• The total travel for constant supports should be equal to “actual travel” plus 1” or 20% whichever is greater.
  • After determining the size, consideration of available room for suspending the pipe and hanger will indicate whether a vertical or horizontal hanger is desirable.
  • After hanger size & design are determined, the type of constant support to be used depends upon the physical installation required by the suspension problem.
  • Example:
  • Total travel = 4 “ and 2750 lbs
  • Hanger size would be 34

9. General notes & guidelines

  • Any re-adjustment of spring element shall be carried out only when the line is full with the fluid or its equivalent in density to balance the weight of piping and the preset load of spring.
  • The adjustment of hanger type spring element is done by rotating turn buckle or adjustment nuts provided in the hanger rod.
  • During hydraulic testing, flushing or chemical cleaning of the pipeline, the spring must be kept under locked condition or protected against overloading due to weight of testing / flushing fluid, by providing temporary.
  • After re-adjustment it is important to check whether sufficient range is available on scale for required movement of the pipe during operation.

10. Points to remember

  • Design spring based on the installation load (operating load).
  • Compactness of the units. Installation heights designed to a minimum.
  • During occasional case the pipe may move more than the operating movement. In such a case, if we choose maximum deflection range the spring cannot get further movement and thus the spring fails. To overcome such a problem provides “Cushion Range” means even if in occasional cases the spring may get compressed, so choose always “MID-RANGE”.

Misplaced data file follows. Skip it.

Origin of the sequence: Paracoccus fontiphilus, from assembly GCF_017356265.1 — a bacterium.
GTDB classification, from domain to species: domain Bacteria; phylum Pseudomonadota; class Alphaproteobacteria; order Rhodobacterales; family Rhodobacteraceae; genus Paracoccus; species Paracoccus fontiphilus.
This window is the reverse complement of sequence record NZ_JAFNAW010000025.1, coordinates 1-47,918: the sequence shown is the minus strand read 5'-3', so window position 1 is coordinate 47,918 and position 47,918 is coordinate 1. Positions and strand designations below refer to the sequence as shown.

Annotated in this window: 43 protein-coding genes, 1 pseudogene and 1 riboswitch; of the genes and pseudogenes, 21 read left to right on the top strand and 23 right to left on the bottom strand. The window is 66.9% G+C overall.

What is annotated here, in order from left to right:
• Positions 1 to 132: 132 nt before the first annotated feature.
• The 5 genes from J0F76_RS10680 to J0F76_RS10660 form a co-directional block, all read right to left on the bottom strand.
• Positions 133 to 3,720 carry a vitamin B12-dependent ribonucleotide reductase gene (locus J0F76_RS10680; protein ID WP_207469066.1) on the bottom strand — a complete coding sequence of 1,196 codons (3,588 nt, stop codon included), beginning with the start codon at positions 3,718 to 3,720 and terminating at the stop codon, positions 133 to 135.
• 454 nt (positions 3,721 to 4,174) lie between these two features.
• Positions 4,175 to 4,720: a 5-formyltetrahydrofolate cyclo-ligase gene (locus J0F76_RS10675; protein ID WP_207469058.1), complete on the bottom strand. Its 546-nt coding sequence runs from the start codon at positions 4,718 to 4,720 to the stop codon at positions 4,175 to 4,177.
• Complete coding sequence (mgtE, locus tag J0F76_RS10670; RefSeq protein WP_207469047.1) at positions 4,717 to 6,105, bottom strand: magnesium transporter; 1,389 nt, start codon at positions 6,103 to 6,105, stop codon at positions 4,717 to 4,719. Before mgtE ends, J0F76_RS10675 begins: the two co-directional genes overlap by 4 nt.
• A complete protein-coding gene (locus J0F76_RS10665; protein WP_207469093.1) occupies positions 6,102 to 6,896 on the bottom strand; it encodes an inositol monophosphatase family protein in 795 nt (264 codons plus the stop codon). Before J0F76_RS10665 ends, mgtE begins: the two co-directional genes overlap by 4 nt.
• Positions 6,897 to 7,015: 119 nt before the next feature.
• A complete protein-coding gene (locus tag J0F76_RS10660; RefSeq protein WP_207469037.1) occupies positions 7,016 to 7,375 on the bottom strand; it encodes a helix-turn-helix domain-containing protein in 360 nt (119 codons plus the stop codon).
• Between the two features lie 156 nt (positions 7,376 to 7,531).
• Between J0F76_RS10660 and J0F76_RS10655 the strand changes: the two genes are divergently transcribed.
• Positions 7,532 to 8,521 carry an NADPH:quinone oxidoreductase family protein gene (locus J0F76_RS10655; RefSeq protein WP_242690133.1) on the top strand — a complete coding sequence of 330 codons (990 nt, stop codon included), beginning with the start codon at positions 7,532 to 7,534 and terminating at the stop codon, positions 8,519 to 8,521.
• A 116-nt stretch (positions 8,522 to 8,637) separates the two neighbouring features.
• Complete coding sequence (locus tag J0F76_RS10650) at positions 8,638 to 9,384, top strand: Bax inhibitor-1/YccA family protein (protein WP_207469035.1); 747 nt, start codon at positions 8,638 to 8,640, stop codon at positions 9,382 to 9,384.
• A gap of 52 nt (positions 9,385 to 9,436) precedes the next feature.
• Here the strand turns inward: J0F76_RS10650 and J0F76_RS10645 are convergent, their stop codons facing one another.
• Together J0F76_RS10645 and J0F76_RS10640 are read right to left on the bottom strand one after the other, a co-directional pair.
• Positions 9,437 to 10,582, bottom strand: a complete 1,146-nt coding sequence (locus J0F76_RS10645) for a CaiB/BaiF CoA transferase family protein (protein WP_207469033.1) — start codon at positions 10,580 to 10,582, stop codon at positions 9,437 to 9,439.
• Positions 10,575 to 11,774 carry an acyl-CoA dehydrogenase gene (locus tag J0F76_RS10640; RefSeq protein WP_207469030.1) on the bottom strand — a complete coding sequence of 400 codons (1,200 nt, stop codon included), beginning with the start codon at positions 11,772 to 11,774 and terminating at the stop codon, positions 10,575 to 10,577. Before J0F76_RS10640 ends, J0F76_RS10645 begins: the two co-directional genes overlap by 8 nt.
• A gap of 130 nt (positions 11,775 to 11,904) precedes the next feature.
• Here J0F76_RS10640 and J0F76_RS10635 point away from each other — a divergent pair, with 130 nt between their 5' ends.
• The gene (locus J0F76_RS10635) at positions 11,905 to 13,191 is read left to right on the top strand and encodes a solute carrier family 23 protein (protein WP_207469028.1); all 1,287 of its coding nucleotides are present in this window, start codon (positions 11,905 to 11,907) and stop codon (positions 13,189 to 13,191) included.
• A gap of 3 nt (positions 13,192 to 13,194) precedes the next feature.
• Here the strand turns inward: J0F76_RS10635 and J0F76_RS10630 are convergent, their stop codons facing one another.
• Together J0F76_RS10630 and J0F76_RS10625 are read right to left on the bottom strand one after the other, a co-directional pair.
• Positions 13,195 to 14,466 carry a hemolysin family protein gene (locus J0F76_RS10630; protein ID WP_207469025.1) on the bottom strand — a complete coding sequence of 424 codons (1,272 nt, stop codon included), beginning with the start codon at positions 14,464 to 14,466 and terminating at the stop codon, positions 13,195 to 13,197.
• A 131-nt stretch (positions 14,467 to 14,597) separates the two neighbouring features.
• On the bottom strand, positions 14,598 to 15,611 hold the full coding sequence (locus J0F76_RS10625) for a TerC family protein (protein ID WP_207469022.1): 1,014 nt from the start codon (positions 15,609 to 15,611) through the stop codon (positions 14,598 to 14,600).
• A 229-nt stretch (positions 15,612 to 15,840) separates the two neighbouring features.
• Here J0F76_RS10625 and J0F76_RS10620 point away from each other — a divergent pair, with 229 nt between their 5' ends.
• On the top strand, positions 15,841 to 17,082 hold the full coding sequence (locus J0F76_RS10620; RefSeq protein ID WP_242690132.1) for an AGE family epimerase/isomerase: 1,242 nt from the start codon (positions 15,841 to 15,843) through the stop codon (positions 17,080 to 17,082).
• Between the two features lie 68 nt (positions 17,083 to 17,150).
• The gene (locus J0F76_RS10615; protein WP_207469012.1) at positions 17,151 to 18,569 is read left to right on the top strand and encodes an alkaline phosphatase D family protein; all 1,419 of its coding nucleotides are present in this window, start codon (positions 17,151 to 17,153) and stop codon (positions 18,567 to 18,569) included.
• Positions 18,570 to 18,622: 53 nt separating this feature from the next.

• Initial design itself the spring cannot be designed for occasional loads (e.g. Seismic, wind etc.) & movement then it may be an over design.
  • For hanging spring support the lateral movements (rod swing) should not exceed 4 degree.
  • For bottom type supports, where horizontal movement of more than ½” is envisaged, Teflon covered load pads should be specified.
  • Always mention the hydro test load, while ordering a spring. This will help the spring vendor in designing the spring locking arrangement.
  • Standard inventory finish: Hot dip galvanized.
  • Coils come with a protective coating :
    • Protects from a wide range of corrosives.
    • Does not affect the flex life of the spring.
  • Supports are fitted with nameplates marked with the installation and operating load, support reference mark, type and unique serial number.

11. Offshore applications

  • Flow arm lines (X’mas tree to the production/ test manifolds).
  • Compressors.
  • WHRU (Waste Heat Recovery Units).

12. Spring vendors

  • Sarathi
  • Carpenter and paterson Ltd
  • Lisega
  • Anvil
  • Bergen power
  • Pipe support Ltd